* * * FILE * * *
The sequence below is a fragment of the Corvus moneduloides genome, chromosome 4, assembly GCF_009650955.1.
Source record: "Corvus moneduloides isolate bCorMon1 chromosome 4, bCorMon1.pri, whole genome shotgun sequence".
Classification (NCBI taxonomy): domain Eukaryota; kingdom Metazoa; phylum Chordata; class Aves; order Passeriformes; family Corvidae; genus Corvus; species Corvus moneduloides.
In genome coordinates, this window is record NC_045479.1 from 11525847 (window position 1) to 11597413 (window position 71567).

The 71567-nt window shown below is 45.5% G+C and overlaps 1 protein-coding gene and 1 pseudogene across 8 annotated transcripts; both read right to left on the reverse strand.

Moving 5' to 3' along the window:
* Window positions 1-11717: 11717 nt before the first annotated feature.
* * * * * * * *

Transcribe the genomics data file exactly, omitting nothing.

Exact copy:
The sequence below is a fragment of the Corvus moneduloides genome, chromosome 4, assembly GCF_009650955.1.
Source record: "Corvus moneduloides isolate bCorMon1 chromosome 4, bCorMon1.pri, whole genome shotgun sequence".
Classification (NCBI taxonomy): domain Eukaryota; kingdom Metazoa; phylum Chordata; class Aves; order Passeriformes; family Corvidae; genus Corvus; species Corvus moneduloides.
In genome coordinates, this window is record NC_045479.1 from 11525847 (window position 1) to 11597413 (window position 71567).

The 71567-nt window shown below is 45.5% G+C and overlaps 1 protein-coding gene and 1 pseudogene across 8 annotated transcripts; both read right to left on the reverse strand.

Moving 5' to 3' along the window:
* Window positions 1-11717: 11717 nt before the first annotated feature.